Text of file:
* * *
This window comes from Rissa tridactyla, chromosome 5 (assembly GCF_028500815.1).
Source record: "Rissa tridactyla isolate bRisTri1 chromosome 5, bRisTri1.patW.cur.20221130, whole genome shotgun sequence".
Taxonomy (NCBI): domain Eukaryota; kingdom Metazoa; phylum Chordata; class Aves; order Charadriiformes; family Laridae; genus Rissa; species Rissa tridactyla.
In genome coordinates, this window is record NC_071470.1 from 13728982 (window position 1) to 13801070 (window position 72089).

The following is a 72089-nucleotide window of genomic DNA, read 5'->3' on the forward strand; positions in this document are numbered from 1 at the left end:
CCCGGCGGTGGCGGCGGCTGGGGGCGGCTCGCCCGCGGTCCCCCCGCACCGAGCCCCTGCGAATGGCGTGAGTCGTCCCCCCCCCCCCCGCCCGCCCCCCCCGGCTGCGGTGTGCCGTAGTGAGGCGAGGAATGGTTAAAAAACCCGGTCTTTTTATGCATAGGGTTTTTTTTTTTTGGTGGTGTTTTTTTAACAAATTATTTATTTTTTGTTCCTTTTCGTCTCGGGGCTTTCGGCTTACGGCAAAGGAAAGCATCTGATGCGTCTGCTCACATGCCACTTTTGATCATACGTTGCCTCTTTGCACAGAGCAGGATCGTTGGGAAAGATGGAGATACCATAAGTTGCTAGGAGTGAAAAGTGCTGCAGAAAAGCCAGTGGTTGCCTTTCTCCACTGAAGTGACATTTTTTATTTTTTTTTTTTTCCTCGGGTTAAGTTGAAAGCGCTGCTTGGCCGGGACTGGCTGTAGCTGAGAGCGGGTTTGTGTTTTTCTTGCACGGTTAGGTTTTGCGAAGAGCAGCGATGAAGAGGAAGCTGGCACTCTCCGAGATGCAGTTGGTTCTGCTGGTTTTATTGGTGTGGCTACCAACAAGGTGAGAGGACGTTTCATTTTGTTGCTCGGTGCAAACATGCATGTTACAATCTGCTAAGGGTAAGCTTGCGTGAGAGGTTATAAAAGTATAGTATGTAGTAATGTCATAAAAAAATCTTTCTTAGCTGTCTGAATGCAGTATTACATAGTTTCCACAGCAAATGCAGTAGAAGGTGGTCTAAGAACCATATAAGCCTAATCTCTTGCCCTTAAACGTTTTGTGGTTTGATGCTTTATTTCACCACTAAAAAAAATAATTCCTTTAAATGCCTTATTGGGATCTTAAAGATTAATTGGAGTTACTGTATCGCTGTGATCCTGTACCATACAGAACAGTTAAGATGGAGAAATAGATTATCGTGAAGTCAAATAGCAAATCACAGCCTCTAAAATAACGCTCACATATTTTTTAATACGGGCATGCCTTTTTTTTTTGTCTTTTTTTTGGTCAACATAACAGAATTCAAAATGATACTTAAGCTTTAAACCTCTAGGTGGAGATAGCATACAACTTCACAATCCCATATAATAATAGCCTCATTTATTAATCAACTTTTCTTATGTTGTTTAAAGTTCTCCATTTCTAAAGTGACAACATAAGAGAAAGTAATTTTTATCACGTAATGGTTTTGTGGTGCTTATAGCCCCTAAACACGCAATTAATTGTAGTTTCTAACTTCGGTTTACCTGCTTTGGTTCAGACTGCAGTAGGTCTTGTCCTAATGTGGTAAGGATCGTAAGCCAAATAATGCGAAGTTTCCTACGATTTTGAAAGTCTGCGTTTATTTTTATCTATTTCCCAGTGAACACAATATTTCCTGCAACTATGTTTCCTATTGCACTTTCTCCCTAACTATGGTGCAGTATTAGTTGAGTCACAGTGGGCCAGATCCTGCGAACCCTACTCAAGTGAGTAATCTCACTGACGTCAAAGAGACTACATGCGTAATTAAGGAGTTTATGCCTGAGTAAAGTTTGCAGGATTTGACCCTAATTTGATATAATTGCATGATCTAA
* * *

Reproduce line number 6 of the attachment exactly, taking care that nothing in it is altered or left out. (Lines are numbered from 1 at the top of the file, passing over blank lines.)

CCCGGCGGTGGCGGCGGCTGGGGGCGGCTCGCCCGCGGTCCCCCCGCACCGAGCCCCTGCGAATGGCGTGAGTCGTCCCCCCCCCCCCCGCCCGCCCCCCCCGGCTGCGGTGTGCCGTAGTGAGGCGAGGAATGGTTAAAAAACCCGGTCTTTTTATGCATAGGGTTTTTTTTTTTTGGTGGTGTTTTTTTAACAAATTATTTATTTTTTGTTCCTTTTCGTCTCGGGGCTTTCGGCTTACGGCAAAGGAAAGCATCTGATGCGTCTGCTCACATGCCACTTTTGATCATACGTTGCCTCTTTGCACAGAGCAGGATCGTTGGGAAAGATGGAGATACCATAAGTTGCTAGGAGTGAAAAGTGCTGCAGAAAAGCCAGTGGTTGCCTTTCTCCACTGAAGTGACATTTTTTATTTTTTTTTTTTTCCTCGGGTTAAGTTGAAAGCGCTGCTTGGCCGGGACTGGCTGTAGCTGAGAGCGGGTTTGTGTTTTTCTTGCACGGTTAGGTTTTGCGAAGAGCAGCGATGAAGAGGAAGCTGGCACTCTCCGAGATGCAGTTGGTTCTGCTGGTTTTATTGGTGTGGCTACCAACAAGGTGAGAGGACGTTTCATTTTGTTGCTCGGTGCAAACATGCATGTTACAATCTGCTAAGGGTAAGCTTGCGTGAGAGGTTATAAAAGTATAGTATGTAGTAATGTCATAAAAAAATCTTTCTTAGCTGTCTGAATGCAGTATTACATAGTTTCCACAGCAAATGCAGTAGAAGGTGGTCTAAGAACCATATAAGCCTAATCTCTTGCCCTTAAACGTTTTGTGGTTTGATGCTTTATTTCACCACTAAAAAAAATAATTCCTTTAAATGCCTTATTGGGATCTTAAAGATTAATTGGAGTTACTGTATCGCTGTGATCCTGTACCATACAGAACAGTTAAGATGGAGAAATAGATTATCGTGAAGTCAAATAGCAAATCACAGCCTCTAAAATAACGCTCACATATTTTTTAATACGGGCATGCCTTTTTTTTTTGTCTTTTTTTTGGTCAACATAACAGAATTCAAAATGATACTTAAGCTTTAAACCTCTAGGTGGAGATAGCATACAACTTCACAATCCCATATAATAATAGCCTCATTTATTAATCAACTTTTCTTATGTTGTTTAAAGTTCTCCATTTCTAAAGTGACAACATAAGAGAAAGTAATTTTTATCACGTAATGGTTTTGTGGTGCTTATAGCCCCTAAACACGCAATTAATTGTAGTTTCTAACTTCGGTTTACCTGCTTTGGTTCAGACTGCAGTAGGTCTTGTCCTAATGTGGTAAGGATCGTAAGCCAAATAATGCGAAGTTTCCTACGATTTTGAAAGTCTGCGTTTATTTTTATCTATTTCCCAGTGAACACAATATTTCCTGCAACTATGTTTCCTATTGCACTTTCTCCCTAACTATGGTGCAGTATTAGTTGAGTCACAGTGGGCCAGATCCTGCGAACCCTACTCAAGTGAGTAATCTCACTGACGTCAAAGAGACTACATGCGTAATTAAGGAGTTTATGCCTGAGTAAAGTTTGCAGGATTTGACCCTAATTTGATATAATTGCATGATCTAA